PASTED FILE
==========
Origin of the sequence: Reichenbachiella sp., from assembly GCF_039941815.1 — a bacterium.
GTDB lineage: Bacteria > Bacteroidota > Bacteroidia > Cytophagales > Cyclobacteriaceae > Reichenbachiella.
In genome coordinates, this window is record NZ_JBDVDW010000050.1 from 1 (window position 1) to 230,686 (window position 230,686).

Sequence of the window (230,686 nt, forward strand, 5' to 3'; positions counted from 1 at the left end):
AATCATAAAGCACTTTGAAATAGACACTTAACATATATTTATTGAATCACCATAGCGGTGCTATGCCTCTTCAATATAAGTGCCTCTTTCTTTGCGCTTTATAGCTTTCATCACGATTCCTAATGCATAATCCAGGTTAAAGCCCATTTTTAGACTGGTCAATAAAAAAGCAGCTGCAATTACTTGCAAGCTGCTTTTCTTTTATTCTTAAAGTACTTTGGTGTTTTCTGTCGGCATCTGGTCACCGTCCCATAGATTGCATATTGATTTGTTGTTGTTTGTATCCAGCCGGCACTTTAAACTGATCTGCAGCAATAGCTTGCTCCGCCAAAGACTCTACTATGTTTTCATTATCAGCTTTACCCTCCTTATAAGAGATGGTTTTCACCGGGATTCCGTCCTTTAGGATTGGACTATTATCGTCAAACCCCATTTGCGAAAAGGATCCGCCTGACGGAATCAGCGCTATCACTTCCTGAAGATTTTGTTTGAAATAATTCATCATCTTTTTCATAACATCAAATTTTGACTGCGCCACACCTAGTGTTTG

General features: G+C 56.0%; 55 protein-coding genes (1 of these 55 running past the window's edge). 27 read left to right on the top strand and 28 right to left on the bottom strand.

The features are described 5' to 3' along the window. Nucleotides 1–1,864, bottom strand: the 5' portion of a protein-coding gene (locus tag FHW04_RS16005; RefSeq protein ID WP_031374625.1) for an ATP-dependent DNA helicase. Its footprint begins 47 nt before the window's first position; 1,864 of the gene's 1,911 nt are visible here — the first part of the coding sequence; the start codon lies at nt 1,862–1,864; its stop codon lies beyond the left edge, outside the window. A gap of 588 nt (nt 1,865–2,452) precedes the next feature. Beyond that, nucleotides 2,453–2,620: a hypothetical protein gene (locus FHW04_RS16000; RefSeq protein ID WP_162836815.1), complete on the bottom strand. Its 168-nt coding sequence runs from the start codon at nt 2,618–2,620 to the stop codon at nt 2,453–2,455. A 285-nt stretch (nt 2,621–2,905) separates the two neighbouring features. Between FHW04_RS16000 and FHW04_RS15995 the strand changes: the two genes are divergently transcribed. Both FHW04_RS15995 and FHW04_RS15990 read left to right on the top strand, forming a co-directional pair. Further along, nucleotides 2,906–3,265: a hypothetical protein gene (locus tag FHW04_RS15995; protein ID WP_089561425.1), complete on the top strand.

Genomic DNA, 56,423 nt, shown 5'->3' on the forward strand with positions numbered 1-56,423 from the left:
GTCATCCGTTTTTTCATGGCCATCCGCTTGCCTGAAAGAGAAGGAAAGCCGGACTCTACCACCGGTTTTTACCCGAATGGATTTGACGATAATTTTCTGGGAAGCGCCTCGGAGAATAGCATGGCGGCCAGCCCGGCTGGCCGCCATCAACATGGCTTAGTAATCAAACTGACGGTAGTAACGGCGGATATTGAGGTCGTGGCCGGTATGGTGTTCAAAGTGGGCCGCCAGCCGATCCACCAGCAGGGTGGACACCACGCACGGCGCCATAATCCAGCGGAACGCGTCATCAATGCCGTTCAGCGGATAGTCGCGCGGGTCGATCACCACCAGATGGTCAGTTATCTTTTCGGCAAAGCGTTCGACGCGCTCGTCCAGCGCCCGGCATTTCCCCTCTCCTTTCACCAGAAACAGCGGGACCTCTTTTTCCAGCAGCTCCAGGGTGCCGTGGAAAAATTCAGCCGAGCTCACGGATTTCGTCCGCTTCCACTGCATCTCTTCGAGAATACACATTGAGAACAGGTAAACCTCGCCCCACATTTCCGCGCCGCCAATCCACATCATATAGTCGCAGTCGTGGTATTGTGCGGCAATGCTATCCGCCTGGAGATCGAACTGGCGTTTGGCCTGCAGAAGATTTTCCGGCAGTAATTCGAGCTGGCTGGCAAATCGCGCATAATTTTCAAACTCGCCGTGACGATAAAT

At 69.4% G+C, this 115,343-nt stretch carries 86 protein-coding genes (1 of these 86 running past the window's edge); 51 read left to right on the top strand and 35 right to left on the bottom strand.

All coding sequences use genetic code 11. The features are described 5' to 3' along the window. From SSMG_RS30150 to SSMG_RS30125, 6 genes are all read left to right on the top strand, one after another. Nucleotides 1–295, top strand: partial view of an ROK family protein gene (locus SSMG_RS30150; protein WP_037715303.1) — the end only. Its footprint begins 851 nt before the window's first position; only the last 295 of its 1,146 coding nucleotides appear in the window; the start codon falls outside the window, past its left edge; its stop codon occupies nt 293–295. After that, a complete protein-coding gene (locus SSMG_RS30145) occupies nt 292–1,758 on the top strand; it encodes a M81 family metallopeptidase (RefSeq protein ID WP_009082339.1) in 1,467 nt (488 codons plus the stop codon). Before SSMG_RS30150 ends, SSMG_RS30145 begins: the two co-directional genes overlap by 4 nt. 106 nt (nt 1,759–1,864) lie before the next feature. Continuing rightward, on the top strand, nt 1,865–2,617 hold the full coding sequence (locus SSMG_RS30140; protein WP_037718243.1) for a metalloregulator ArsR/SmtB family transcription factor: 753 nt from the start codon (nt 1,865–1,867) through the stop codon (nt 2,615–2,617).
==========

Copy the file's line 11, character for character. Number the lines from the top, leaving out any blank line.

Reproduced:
All coding sequences use genetic code 11. The features are described 5' to 3' along the window. From SSMG_RS30150 to SSMG_RS30125, 6 genes are all read left to right on the top strand, one after another. Nucleotides 1–295, top strand: partial view of an ROK family protein gene (locus SSMG_RS30150; protein WP_037715303.1) — the end only. Its footprint begins 851 nt before the window's first position; only the last 295 of its 1,146 coding nucleotides appear in the window; the start codon falls outside the window, past its left edge; its stop codon occupies nt 293–295. After that, a complete protein-coding gene (locus SSMG_RS30145) occupies nt 292–1,758 on the top strand; it encodes a M81 family metallopeptidase (RefSeq protein ID WP_009082339.1) in 1,467 nt (488 codons plus the stop codon). Before SSMG_RS30150 ends, SSMG_RS30145 begins: the two co-directional genes overlap by 4 nt. 106 nt (nt 1,759–1,864) lie before the next feature. Continuing rightward, on the top strand, nt 1,865–2,617 hold the full coding sequence (locus SSMG_RS30140; protein WP_037718243.1) for a metalloregulator ArsR/SmtB family transcription factor: 753 nt from the start codon (nt 1,865–1,867) through the stop codon (nt 2,615–2,617).